Articles filed under General from Maryland
The Obama administration opened Maryland's coast to offshore wind farms Monday and is seeking bidders to erect more than 300 turbines in a 206-square-mile area off the coast of Ocean City. The move makes Maryland the second state in the nation, after Delaware, to have reached this stage in off-shore wind development.
The study, required by the West Virginia Public Service Commission as part of its permitting process, is designed to determine the cost of decommissioning, or dismantling, a wind farm after it has exceeded its useful life. That money is then set aside as a means of ensuring that the useless turbines are not abandoned with no means of funding their removal.
CIER Researchers said the offshore wind farm would be unlikely to cause problems at other mid-Atlantic radar stations, but would pose an issue for US military operations on air or sea by Maryland's coastline. However, they concluded that with sufficient information regarding these activities, "it may be possible to abate conflict".
Mineral County Commissioners once again heard from both sides of the wind farm issue as they gathered information this week in regard to the independent consultant required to conduct a study of what it would take to decommission - or dismantle - the turbines at Pinnacle Wind Farm once they have outlived their usefulness.
Issuing temporary permits for wind speed indicators, known as anemometers, would help determine whether turbines are feasible, said Councilman T. Bryan McIntire, whose rural, northern county district has been the source of much of the opposition. ..."I couldn't see authorizing windmills without even knowing if we had enough wind," McIntire said.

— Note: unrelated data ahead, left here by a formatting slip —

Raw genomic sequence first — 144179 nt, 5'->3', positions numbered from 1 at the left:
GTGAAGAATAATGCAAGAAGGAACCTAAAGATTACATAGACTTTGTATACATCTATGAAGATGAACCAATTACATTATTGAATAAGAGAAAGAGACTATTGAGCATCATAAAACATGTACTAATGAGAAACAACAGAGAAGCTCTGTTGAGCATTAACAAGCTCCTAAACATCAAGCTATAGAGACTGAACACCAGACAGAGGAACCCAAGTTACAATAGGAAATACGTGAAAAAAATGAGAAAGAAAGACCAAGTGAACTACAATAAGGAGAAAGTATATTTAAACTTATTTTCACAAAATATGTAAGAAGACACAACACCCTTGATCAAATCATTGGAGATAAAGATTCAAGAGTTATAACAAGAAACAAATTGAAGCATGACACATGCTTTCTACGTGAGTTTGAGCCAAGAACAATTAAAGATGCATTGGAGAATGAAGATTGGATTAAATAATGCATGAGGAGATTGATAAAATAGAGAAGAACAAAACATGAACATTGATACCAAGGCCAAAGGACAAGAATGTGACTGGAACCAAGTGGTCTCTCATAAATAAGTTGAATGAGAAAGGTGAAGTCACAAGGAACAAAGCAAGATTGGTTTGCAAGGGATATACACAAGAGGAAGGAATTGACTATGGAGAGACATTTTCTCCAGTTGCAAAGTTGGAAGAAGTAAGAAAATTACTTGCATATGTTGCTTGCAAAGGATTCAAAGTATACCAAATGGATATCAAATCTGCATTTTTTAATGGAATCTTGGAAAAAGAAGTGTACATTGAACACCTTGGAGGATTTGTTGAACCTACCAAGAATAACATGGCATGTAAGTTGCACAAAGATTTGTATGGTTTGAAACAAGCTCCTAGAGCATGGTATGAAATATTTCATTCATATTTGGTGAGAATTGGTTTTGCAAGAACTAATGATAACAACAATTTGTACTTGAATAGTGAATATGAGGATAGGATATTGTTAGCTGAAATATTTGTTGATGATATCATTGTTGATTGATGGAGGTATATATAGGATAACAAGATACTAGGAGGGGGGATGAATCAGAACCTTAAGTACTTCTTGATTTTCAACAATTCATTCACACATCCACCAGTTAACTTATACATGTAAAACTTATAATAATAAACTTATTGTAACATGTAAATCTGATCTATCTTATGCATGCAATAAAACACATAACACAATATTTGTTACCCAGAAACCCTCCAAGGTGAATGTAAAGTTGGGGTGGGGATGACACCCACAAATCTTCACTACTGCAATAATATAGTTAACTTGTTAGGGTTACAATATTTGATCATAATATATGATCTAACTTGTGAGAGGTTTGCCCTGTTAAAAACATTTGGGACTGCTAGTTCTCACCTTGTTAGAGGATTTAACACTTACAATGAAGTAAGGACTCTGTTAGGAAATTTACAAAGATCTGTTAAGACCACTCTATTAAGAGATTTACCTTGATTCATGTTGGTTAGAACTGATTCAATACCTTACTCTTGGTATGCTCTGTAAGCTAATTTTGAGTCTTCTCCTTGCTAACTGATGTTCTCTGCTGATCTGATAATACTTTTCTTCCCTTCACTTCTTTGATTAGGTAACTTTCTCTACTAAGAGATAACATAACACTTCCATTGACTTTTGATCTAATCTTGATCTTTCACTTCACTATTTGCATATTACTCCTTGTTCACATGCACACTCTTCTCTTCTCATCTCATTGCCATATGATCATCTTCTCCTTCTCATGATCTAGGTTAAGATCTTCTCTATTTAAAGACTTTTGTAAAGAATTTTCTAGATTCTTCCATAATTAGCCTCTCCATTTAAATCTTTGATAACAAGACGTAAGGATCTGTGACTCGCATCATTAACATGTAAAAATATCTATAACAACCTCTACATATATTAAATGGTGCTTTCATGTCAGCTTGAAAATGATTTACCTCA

Inspection confirmed that the site was in compliance, according to MDE spokesman Jay Apperson. But Apperson declined to comment on the possibility of fines or other punitive measures against Synergics, saying the situation is "still an active case."
"The state has to meet a certain percentage of its power goals by 2022," she said. "If (the state) took all of its land space sources that currently existed, it wouldn't meet that goal, so offshore wind was identified as a potential source of alternative energy."
After years of planning and bitter debate, Maryland's first commercial wind energy project is taking shape in rugged Garrett County - just as a new legal challenge arises that could alter or even halt the $140 million venture in its tracks.
The project is still on track to meet its goal of entering commercial operation by the end of the year, he said. But opposition to the project could also be gaining steam. In a June 23 letter, the Garrett-based group Save Western Maryland and the Maryland Conservation Council provided formal notice to Constellation, county government officials and related state and federal agencies that they plan to sue unless Constellation seeks an incidental take permit.
Save Western Maryland and the Maryland Conservation Council gave Constellation notice June 23 that they plan to attempt to block its Criterion wind project on Backbone Mountain in Garrett County. They argue the project puts at risk Indiana bats and Virginia big-eared bats, both federally protected as endangered species.
To prevent a lawsuit, the opposition groups stated, Baltimore-based Constellation must seek an incidental take permit from USFWS. The permit effectively protects developers from violating the act by creating a plan in advance to deal with the possibility that endangered wildlife could be harmed by a project.